25/09/2013 06:25 BST | Updated 25/09/2013 06:45 BST

Stephen Lee Receives 12-Year Snooker Ban For Match-Fixing

LONDON - JANUARY 20: Stephen Lee of England looks on in the Final against Mark Selby of England during the Saga Insurance Masters Snooker at Wembley Conference Centre on January 20, 2008 in London, England. (Photo by Tom Shaw/Getty Images)

Snooker player Stephen Lee has received a 12-year ban and a £40,000 fine after he was found guilty of seven match-fixing charges.

An independent tribunal ruled Lee, 38, had deliberately affected the outcome of matches between 2008 and 2009, including one at the 2009 World Championship.

Former world number five Lee had denied the allegations but snooker's governing body says it was the "worst case of corruption" it has seen.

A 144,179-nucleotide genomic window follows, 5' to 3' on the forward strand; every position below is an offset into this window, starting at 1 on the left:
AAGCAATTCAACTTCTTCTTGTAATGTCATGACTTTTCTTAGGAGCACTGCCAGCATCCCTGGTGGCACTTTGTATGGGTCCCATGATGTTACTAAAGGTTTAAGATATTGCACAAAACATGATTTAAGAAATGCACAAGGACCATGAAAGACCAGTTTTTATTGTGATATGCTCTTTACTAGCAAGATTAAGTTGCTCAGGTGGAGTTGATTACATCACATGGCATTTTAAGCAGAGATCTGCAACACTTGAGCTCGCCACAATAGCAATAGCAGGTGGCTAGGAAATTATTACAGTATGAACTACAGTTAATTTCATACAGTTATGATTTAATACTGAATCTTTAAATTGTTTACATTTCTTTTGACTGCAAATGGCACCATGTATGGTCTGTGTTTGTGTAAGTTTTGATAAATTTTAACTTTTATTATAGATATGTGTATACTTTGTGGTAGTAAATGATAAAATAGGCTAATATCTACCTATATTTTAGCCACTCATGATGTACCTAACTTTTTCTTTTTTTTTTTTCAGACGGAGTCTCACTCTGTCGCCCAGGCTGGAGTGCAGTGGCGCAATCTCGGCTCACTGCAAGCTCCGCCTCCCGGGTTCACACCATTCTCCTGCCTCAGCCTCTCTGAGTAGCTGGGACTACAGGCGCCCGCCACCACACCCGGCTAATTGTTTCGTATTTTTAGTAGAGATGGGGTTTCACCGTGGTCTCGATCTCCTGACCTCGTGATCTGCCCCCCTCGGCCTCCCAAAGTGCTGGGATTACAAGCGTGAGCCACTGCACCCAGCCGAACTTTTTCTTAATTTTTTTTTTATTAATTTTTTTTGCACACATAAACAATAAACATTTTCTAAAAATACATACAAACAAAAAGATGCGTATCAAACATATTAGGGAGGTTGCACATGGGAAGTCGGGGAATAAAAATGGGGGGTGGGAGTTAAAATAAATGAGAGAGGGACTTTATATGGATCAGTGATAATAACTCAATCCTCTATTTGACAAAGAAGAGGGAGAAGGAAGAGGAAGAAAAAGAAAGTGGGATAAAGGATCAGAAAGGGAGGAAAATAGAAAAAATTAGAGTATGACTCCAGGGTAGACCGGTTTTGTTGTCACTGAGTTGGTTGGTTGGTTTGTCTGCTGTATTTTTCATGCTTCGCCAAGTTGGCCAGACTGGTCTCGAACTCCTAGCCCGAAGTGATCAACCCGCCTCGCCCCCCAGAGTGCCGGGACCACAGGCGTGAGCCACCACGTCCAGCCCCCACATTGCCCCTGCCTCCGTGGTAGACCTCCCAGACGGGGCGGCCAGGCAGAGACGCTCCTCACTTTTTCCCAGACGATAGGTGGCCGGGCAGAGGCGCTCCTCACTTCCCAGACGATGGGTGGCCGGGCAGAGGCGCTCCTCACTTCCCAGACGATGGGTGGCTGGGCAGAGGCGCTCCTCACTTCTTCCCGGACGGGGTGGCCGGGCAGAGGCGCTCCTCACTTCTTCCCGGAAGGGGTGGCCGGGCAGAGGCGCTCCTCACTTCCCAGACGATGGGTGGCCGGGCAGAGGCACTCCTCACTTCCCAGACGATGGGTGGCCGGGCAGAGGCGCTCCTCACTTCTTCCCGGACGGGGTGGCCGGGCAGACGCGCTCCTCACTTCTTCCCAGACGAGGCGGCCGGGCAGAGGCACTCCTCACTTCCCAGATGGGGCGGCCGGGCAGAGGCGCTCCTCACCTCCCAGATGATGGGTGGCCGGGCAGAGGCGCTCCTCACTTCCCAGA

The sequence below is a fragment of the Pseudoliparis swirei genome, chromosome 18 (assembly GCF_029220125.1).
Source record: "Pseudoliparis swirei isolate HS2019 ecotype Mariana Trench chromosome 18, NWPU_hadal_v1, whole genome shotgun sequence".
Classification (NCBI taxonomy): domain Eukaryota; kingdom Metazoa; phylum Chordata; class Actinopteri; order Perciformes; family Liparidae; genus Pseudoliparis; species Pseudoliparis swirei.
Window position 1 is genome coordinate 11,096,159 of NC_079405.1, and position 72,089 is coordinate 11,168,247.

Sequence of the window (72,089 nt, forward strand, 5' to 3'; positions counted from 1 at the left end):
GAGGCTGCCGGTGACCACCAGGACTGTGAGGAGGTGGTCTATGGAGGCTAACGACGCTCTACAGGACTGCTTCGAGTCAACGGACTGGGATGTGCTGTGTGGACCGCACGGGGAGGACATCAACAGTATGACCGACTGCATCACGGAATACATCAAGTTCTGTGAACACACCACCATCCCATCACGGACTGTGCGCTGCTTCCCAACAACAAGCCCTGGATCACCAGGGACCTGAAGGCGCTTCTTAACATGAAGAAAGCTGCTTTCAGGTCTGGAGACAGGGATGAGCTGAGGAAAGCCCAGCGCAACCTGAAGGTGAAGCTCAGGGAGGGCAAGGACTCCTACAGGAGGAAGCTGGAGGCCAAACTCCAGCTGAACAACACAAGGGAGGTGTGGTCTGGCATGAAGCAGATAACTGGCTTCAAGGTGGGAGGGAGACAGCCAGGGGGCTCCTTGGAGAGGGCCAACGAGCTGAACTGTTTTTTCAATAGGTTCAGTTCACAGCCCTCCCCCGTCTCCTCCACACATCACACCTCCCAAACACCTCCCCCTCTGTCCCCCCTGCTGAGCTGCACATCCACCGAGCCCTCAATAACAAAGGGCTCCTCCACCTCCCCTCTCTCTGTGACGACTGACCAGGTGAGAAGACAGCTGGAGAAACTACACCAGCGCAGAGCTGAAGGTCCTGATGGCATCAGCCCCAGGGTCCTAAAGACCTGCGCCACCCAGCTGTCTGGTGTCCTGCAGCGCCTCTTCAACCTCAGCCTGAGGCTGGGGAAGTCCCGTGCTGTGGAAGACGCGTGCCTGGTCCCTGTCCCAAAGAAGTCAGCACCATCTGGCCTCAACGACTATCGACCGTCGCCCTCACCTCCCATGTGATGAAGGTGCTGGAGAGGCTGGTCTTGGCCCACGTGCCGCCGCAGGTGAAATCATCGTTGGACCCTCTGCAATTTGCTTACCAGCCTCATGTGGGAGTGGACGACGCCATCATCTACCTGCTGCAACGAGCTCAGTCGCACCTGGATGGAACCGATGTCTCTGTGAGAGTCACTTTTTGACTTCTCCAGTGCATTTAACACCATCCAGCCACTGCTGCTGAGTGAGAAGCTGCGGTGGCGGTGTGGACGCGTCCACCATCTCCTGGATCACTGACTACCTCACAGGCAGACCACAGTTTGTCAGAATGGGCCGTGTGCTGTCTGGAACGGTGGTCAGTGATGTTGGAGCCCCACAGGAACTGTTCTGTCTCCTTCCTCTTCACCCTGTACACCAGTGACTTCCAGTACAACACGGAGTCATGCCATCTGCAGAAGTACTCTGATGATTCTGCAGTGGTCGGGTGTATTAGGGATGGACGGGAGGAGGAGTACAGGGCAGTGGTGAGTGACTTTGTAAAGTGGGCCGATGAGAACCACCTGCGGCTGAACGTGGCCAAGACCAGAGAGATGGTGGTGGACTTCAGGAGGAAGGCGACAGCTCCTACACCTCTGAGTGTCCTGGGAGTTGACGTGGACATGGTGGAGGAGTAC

Last year, World Snooker boss Barry Hearn said: "Stephen Lee is for me the greatest advert I have for what can go right in snooker and justifies all the plans we've had."

A statement from the World Professional Billards and Snooker Association (WPBSA) said: "The suspension is to be calculated from 12 October 2012, when the interim suspension was imposed. Therefore Stephen Lee will not be able to participate in snooker before 12 October 2024."

WPBSA chairman Jason Ferguson added: "We take no pride in having to deal with such serious issues. However this demonstrates our commitment to ensuring that snooker is free from corruption.

"It is an important part of our anti-corruption approach that players found to be involved in fixing matches or any aspect of a match are severely dealt with."